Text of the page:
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7 Fall Festivals You Won’t Want to Miss

September 18, 2014 No Comments 9

Despite an occasional haboob and a recent record-breaking downpour, the blazing Arizona summer drags on. Day after day of high temps take their toll on us all.  But, anticipation is in the air and the questions grow from small whispers to loud groans. When will the cool weather come? When can we stop being simply the “dry-heat desert” and once again become the envy of the country? In a few short weeks, the anticipation and waiting will come to an end. All will be forgotten. Temperatures will fall and doors will be thrown open. Individuals and families will emerge from their summer cocoons, hitting the hiking trails, outdoor malls, golf courses, resorts, and parks with fervor as intense as the recently dissipated summer heat. As most of the country begins its exodus from the outdoors and migrates toward furnaces, we begin to stretch our legs and explore anew all this city has to offer. And yes, the sixth largest city in the country has a lot to offer—thanks in large part to the wonderful diversity of our metro area. Central High School in Phoenix boasts a student body representing over 60 languages, the Arizona Department of Economic Security reports a refugee population of nearly 63,000 in Phoenix last year, and foods like injera, kimchi, tortillas, halal goat, veal wieners, tom yum paste, and ceviche are all readily available. Diversity awaits us all, if we open our eyes to see who our neighbors are. The fall in Phoenix ushers in the eight months of the year which make us proud to call this city home. And with it comes festival season. It’s my favorite time of the year—when the richness and variety of cultures in the Valley are at our fingertips. Having lived here nearly my whole life, I’ve discovered that our neighbors have...

Despite an occasional haboob and a recent record-breaking downpour, the blazing Arizona summer drags on. Day after day of high temps take their toll on us all.  But, anticipation is in the air and the questions grow from small whispers to loud groans. When will the cool weather come? When can we stop being simply the “dry-heat desert” and once again become the envy of the country? In a few short weeks, the anticipation and waiting will come to an end. All will be forgotten. Temperatures will fall and doors will be thrown open. Individuals and families will emerge from their summer cocoons, hitting the hiking trails, outdoor malls, golf courses, resorts, and parks with fervor as intense as the recently dissipated summer heat. As most of the country begins its exodus from the outdoors and migrates toward furnaces, we begin to stretch our legs and explore anew all this city has to offer. And yes, the sixth largest city in the country has a lot to offer—thanks in large part to the wonderful diversity of our metro area. Central High School in Phoenix boasts a student body representing over 60 languages, the Arizona Department of Economic Security reports a refugee population...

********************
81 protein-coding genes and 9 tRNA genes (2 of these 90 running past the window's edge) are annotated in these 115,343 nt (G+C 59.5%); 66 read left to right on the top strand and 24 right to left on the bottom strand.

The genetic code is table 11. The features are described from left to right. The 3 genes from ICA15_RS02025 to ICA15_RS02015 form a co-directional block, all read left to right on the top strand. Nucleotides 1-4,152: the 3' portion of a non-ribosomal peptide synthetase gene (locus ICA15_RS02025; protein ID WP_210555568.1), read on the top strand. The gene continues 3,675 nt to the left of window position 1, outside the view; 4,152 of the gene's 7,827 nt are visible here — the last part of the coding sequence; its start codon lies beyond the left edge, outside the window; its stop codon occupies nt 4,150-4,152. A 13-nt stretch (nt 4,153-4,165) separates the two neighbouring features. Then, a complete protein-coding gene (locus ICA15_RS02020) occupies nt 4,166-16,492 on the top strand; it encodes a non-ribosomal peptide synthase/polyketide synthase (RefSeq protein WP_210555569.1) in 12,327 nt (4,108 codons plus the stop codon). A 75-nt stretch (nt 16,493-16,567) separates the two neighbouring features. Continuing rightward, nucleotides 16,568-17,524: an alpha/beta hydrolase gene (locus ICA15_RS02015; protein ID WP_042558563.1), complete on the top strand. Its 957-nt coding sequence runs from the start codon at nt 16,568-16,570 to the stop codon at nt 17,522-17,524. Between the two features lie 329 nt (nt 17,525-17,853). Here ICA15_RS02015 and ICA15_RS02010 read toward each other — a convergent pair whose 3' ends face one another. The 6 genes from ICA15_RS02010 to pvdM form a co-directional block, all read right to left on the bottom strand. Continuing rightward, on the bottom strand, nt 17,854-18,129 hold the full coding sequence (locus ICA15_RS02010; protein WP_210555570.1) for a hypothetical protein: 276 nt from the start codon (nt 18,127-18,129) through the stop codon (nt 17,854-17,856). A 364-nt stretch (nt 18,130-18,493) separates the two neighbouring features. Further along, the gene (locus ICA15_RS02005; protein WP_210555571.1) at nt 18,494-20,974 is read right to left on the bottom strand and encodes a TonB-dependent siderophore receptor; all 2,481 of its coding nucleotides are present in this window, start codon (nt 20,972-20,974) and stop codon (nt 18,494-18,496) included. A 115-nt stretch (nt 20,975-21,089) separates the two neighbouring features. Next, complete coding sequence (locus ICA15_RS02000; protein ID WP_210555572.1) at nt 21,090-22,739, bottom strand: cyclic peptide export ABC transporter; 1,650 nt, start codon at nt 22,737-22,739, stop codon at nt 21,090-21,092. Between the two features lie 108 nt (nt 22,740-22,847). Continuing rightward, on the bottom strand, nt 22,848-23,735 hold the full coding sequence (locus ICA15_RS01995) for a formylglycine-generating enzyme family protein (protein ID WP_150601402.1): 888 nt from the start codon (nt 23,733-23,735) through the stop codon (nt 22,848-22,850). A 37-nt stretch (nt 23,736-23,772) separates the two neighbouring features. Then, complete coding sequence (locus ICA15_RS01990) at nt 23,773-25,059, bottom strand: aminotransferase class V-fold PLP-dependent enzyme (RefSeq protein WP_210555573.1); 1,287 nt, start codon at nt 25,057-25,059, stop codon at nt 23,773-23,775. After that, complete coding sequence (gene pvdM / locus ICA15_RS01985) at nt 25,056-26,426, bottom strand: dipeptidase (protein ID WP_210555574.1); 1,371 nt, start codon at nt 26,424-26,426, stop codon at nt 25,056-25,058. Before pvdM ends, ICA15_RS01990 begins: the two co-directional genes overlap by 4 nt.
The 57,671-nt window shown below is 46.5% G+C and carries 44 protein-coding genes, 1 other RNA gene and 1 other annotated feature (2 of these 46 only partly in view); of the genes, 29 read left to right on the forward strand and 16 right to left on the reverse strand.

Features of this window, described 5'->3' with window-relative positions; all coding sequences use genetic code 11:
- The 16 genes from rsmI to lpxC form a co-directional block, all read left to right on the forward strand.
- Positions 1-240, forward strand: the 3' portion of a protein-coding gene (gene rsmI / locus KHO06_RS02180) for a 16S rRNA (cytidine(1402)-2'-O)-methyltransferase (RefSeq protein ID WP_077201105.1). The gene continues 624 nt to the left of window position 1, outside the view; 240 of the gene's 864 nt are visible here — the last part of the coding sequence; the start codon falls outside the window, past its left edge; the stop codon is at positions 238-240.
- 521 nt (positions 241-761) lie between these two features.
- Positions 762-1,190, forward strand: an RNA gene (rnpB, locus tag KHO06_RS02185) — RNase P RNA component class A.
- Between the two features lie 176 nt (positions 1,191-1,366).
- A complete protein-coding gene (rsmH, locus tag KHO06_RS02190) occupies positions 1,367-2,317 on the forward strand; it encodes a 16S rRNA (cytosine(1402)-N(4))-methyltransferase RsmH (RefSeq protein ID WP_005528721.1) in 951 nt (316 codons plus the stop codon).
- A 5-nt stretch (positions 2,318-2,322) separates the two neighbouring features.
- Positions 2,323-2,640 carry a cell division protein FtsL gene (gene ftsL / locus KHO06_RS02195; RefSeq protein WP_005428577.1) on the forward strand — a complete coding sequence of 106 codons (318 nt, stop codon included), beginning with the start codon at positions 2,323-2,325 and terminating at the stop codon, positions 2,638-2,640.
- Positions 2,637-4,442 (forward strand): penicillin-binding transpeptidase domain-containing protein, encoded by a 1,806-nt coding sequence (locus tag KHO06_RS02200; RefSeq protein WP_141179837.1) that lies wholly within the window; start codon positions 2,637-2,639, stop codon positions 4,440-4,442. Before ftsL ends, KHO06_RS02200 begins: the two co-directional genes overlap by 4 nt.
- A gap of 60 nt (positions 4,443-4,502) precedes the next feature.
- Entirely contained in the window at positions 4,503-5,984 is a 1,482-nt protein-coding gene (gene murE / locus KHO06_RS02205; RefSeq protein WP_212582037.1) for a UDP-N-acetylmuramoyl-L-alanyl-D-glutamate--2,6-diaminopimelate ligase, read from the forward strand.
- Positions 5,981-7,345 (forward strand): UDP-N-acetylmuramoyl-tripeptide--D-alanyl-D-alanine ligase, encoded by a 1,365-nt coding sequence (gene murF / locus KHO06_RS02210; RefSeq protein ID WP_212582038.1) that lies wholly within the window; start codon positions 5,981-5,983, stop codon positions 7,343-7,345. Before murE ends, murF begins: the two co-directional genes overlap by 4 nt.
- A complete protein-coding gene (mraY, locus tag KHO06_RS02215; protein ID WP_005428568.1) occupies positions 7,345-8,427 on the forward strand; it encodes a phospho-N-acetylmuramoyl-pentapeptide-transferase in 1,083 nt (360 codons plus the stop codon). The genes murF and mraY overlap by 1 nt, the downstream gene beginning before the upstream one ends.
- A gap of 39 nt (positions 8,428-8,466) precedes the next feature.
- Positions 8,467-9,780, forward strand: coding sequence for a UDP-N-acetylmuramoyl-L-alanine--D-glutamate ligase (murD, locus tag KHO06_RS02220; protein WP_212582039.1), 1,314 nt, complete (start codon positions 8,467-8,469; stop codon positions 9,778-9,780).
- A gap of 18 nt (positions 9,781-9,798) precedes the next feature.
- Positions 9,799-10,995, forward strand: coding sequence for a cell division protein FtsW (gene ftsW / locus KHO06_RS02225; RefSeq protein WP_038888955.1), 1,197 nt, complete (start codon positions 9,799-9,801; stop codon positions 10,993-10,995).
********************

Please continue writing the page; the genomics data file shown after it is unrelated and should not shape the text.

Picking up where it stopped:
Despite an occasional haboob and a recent record-breaking downpour, the blazing Arizona summer drags on. Day after day of high temps take their toll on us all.  But, anticipation is in the air and the questions grow from small whispers to loud groans. When will the cool weather come? When can we stop being simply the “dry-heat desert” and once again become the envy of the country? In a few short weeks, the anticipation and waiting will come to an end. All will be forgotten. Temperatures will fall and doors will be thrown open. Individuals and families will emerge from their...